What is RadioNet?
RadioNet is an Integrated Infrastructure Initiative (I3), funded under the European Commission's Sixth Framework Programme (FP6), that has pulled together all of Europe's leading astronomy facilities to produce a focused, coherent and integrated project that will significantly enhance the quality and quantity of science performed by European astronomers. RadioNet has 24 partners. They range from operators of radio telescope facilities to laboratories that specialize in micro-electronics, MMIC design and superconducting component fabrication.
RadioNet Mid-Term Review
On 11-12 April 2007, the Institut de Radio Astronomie Millimétrique (IRAM) in Grenoble, France, hosted the RadioNet Consortium Board for its regular meeting No. 7 followed by the Mid-Term Review. The latter probably should be called the "two-thirds" review as the RadioNet project is now in a rather mature age of 39 months (of the total project life-span of 60 months). The meetings reviewed the current status of al components of RadioNet. The Board meeting charted the development of the RadioNet through its completion over the next 20 months. The Mid-Term Review was conducted by the EC Project Officer E. Righi-Steele and External Expert Prof. J. Marcaide (University of Valencia, Spain). The RadioNet Officers, members of the Board and leaders of all three RadioNet JRA’s presented the "triad" of RadioNet activities: Trans-National Access, Joint Research Activities and Networking. In addition to verbal presentations, the three RadioNet JRA’s offered "live" demonstrations: a real-time ParselTongue run representing ALBUS and an exhibition of hardware developed under the AMSTAR and PHAROS JRA’s. The participants of the meeting left IRAM with a clear sense that the exam had been passed. Indeed, a few days later, the RadioNet Coordinator was notified by the EC Research Directorate that the project had scored the highest possible mark, "good to excellent". Congratulations to the RadioNet community!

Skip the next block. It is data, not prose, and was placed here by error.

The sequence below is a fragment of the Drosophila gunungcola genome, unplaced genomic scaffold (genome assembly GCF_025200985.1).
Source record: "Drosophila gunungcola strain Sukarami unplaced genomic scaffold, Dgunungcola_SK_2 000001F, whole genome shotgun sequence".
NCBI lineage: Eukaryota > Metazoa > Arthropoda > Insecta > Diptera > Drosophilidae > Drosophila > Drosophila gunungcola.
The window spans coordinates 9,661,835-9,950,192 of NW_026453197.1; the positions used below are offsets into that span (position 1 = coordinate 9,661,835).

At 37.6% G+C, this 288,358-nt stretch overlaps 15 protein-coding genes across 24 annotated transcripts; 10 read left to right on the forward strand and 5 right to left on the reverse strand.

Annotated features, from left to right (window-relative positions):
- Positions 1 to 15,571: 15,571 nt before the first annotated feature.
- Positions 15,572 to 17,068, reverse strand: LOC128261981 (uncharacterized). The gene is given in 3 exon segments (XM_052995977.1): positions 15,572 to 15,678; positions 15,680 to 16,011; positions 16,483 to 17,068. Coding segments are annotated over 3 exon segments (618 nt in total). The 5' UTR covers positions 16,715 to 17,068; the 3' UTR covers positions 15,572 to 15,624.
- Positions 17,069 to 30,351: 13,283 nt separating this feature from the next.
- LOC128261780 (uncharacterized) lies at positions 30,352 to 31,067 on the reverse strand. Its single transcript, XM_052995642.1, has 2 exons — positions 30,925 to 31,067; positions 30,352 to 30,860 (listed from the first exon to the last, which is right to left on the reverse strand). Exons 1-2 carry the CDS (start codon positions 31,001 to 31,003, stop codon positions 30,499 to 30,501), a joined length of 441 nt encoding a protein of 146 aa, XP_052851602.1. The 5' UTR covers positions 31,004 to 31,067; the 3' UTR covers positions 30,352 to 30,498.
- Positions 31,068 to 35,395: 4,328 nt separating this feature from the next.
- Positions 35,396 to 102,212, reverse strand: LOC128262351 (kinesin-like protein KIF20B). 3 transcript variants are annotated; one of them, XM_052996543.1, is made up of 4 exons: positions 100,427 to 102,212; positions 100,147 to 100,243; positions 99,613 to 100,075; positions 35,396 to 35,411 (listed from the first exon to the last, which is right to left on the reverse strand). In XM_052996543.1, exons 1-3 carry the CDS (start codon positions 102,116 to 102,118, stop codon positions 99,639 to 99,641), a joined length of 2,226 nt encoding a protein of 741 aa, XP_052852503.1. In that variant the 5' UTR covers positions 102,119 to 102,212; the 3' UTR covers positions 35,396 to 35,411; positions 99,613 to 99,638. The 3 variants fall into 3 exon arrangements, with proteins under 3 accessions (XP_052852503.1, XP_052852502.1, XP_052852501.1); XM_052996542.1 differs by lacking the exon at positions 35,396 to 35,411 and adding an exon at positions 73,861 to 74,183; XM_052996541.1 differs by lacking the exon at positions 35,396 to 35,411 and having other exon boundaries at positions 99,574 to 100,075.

The 7th RadioNet Board Meeting will take place in Grenoble France on 11th April 2006. On the next day on 12th April, RadioNet's mid term review will be held. The details for both meetings and a registration form can be found here.
Very promising results have been achieved with the PHAROS Focal Plane Array prototype. A test run on the Westerbork Synthesis Radio Telescope (WSRT, The Netherlands) demonstrated a full match between simulations and measurements, leading to an understanding of the complex aspects of beam synthesis with an array of antenna elements.
The figure gives the amplitude illumination of the dish, indicating good illumination efficiency combined with low spill-over losses and noise. The measured prototype, build with of the shelf components operating at 300 K, will be superseded by the final PHAROS demonstrator, a fully tailored 20 K design with four beams.